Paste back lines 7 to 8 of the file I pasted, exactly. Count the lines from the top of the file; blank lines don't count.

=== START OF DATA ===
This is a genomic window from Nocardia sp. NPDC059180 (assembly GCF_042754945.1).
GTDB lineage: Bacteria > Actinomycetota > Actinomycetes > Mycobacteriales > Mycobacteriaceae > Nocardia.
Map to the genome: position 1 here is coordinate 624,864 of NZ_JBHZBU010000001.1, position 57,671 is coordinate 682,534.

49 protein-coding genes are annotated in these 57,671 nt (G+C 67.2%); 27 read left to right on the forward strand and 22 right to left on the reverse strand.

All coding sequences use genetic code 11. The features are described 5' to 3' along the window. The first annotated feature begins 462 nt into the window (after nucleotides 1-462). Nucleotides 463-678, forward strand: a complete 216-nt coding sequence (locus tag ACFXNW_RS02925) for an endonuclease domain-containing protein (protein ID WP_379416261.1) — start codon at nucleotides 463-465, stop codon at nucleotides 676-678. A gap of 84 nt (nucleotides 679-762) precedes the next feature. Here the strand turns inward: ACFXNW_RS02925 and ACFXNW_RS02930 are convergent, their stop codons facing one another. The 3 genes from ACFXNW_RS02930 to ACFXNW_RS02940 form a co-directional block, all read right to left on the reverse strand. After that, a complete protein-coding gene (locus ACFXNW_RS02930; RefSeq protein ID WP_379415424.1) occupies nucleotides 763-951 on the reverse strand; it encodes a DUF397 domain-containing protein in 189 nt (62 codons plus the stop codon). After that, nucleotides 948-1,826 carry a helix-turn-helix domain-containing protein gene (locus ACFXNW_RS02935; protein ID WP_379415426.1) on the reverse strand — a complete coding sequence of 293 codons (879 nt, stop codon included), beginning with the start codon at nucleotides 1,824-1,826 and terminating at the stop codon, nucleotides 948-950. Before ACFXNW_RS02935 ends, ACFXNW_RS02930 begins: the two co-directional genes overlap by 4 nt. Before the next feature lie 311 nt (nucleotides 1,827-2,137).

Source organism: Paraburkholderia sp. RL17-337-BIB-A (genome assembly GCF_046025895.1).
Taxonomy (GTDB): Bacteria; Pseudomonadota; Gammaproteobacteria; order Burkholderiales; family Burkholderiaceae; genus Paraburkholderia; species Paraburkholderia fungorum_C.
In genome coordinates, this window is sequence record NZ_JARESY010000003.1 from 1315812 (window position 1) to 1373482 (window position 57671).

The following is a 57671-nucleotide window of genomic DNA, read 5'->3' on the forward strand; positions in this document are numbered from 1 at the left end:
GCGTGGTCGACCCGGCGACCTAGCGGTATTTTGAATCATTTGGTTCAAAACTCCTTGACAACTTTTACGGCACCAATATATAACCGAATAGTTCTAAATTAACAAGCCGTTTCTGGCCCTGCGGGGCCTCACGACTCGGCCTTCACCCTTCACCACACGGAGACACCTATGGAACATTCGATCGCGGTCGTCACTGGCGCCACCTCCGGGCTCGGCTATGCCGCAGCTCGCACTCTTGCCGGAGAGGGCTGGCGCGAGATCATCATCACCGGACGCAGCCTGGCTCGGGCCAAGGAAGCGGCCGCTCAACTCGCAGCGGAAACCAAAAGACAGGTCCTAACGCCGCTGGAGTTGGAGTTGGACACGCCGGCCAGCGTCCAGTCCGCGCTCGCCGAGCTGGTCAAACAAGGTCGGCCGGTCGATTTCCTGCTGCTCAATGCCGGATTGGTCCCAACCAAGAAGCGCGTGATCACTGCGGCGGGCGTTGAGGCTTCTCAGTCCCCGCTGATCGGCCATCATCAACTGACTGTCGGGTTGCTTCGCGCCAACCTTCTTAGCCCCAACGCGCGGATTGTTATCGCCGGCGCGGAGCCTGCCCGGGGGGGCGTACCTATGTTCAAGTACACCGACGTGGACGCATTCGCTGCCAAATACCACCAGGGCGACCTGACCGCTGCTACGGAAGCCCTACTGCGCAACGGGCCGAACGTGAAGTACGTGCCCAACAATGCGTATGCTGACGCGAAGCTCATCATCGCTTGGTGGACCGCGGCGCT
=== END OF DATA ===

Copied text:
Taxonomy (GTDB): Bacteria; Pseudomonadota; Gammaproteobacteria; order Burkholderiales; family Burkholderiaceae; genus Paraburkholderia; species Paraburkholderia fungorum_C.
In genome coordinates, this window is sequence record NZ_JARESY010000003.1 from 1315812 (window position 1) to 1373482 (window position 57671).